(ref: Grassroots and Nonprofit Leadership by Berit Lakey, George Lakey, Rod Napier, Janice Robinson)
Bill Moyer, a United States social change activist, developed a strategic model for waging successful nonviolent social movements in the late 1970s. This model is called the Movement Action Plan (MAP). Here is a summary of this model as described by George Lakey, the founder and retired executive director of Training for Change.
Stage One: Business as Usual
In this stage, relatively few people care about the issue. Small groups are formed to support each other. The objective is to get people to start thinking about the issue and start spreading the word. Small action projects may be taken on in this stage.
Stage Two: Failure of Established Channels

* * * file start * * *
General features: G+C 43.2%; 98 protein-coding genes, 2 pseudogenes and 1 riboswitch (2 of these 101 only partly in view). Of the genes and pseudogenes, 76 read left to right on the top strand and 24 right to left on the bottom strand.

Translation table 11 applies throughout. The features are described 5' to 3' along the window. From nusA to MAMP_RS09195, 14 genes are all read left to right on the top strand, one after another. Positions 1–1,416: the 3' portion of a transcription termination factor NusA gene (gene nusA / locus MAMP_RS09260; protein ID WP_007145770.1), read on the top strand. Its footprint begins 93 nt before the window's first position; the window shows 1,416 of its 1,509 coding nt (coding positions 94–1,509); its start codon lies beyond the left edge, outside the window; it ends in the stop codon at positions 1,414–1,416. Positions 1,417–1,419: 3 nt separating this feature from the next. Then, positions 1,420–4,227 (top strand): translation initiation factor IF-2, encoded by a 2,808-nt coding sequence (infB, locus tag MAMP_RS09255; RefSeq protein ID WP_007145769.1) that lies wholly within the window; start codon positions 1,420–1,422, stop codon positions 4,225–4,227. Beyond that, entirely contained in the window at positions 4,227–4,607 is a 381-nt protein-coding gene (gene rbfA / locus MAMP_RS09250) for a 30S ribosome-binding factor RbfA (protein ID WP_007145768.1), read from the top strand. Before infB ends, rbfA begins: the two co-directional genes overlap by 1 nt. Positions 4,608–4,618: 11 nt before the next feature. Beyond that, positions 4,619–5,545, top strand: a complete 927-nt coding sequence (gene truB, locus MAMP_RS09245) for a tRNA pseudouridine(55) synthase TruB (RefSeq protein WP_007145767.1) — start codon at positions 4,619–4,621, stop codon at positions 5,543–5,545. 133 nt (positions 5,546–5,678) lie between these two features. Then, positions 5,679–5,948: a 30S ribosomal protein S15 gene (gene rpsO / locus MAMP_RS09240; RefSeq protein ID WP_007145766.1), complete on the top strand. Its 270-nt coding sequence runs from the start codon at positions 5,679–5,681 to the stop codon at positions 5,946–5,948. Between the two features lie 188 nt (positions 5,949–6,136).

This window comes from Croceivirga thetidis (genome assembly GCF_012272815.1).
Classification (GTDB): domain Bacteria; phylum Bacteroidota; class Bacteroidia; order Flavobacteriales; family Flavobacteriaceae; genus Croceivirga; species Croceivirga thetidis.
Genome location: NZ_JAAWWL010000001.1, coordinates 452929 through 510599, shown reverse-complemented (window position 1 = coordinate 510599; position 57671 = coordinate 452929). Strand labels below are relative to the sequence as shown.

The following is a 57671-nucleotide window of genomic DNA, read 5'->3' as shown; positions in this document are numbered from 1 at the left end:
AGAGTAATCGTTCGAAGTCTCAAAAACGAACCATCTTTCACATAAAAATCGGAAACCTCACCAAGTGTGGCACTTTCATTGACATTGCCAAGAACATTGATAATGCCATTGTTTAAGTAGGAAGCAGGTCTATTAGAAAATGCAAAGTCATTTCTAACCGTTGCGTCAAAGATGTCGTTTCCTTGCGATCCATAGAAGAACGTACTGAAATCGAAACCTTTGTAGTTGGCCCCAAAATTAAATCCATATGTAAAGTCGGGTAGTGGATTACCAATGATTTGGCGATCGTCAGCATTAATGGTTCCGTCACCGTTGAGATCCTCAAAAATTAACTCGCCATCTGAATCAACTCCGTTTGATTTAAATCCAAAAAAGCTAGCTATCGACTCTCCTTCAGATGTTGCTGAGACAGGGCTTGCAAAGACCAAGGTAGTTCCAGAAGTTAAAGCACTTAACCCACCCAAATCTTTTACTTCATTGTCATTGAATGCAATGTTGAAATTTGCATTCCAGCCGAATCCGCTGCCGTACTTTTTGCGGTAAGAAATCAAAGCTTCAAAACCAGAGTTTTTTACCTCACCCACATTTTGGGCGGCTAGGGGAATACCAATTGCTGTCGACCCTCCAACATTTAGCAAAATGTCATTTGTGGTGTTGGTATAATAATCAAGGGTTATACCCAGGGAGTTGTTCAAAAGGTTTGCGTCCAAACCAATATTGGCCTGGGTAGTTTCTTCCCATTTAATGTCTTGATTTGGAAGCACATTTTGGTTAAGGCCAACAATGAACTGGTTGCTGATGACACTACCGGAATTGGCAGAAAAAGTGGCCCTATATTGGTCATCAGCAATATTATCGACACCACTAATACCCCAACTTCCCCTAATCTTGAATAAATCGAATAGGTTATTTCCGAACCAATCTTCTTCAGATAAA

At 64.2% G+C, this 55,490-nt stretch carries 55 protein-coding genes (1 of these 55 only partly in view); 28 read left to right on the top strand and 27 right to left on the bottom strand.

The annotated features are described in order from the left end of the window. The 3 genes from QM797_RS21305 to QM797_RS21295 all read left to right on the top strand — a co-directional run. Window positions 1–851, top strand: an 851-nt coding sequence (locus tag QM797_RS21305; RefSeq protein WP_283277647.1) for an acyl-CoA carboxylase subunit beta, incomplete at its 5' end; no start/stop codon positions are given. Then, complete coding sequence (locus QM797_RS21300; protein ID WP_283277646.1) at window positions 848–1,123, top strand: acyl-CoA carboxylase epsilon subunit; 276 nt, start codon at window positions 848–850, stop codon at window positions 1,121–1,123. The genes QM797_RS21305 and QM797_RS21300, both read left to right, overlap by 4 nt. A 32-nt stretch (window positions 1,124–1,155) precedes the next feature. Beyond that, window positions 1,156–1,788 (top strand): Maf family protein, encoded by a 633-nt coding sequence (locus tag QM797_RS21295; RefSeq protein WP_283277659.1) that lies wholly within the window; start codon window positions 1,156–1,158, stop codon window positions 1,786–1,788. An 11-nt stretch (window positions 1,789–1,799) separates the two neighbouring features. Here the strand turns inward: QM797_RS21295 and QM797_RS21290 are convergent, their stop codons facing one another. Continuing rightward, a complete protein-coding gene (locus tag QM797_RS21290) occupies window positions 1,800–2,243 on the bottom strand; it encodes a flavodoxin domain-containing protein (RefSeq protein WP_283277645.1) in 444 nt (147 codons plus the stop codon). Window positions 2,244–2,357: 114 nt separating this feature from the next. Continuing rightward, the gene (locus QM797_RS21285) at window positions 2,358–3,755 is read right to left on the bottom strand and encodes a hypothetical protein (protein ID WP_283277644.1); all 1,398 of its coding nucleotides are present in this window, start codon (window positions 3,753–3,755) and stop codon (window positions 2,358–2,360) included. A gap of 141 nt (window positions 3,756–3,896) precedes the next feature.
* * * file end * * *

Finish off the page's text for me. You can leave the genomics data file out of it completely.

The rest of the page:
The general public is unaware of the injustice and largely uninterested in learning about the issue. The public is thinking (or hoping) that established structures are taking care of the problem. “Surely the government is watching out for the safety of our ground water.” “Surely, corporations know which chemicals are safe and unsafe and are already ensuring that workers and the public are not being exposed to the unsafe ones.” In this stage, small groups research the issue and the victims of the injustice. They may sue government agencies or corporations and will usually lose. Nevertheless, these actions are a necessary exercise in building public awareness. Stage Two polls will show 15% to 20% of public opinion leaning towards the change.